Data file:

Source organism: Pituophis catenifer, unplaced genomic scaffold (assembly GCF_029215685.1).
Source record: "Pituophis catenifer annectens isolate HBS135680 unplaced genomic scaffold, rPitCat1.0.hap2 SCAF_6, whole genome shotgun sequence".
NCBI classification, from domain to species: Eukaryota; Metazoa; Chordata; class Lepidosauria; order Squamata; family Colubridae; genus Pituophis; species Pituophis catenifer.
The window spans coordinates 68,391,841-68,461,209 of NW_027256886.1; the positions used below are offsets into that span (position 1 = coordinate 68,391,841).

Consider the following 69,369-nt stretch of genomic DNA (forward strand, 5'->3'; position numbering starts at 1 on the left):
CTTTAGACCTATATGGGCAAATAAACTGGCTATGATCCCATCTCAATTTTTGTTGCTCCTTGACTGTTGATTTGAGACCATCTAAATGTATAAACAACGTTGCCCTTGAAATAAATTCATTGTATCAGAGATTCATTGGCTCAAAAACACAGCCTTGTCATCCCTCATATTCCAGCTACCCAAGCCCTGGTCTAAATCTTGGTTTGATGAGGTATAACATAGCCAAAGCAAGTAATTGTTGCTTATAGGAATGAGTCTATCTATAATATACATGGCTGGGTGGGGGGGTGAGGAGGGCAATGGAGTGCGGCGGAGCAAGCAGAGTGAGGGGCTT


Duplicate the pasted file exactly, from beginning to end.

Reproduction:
Source organism: Pituophis catenifer, unplaced genomic scaffold (assembly GCF_029215685.1).
Source record: "Pituophis catenifer annectens isolate HBS135680 unplaced genomic scaffold, rPitCat1.0.hap2 SCAF_6, whole genome shotgun sequence".
NCBI classification, from domain to species: Eukaryota; Metazoa; Chordata; class Lepidosauria; order Squamata; family Colubridae; genus Pituophis; species Pituophis catenifer.
The window spans coordinates 68,391,841-68,461,209 of NW_027256886.1; the positions used below are offsets into that span (position 1 = coordinate 68,391,841).

Consider the following 69,369-nt stretch of genomic DNA (forward strand, 5'->3'; position numbering starts at 1 on the left):
CTTTAGACCTATATGGGCAAATAAACTGGCTATGATCCCATCTCAATTTTTGTTGCTCCTTGACTGTTGATTTGAGACCATCTAAATGTATAAACAACGTTGCCCTTGAAATAAATTCATTGTATCAGAGATTCATTGGCTCAAAAACACAGCCTTGTCATCCCTCATATTCCAGCTACCCAAGCCCTGGTCTAAATCTTGGTTTGATGAGGTATAACATAGCCAAAGCAAGTAATTGTTGCTTATAGGAATGAGTCTATCTATAATATACATGGCTGGGTGGGGGGGTGAGGAGGGCAATGGAGTGCGGCGGAGCAAGCAGAGTGAGGGGCTT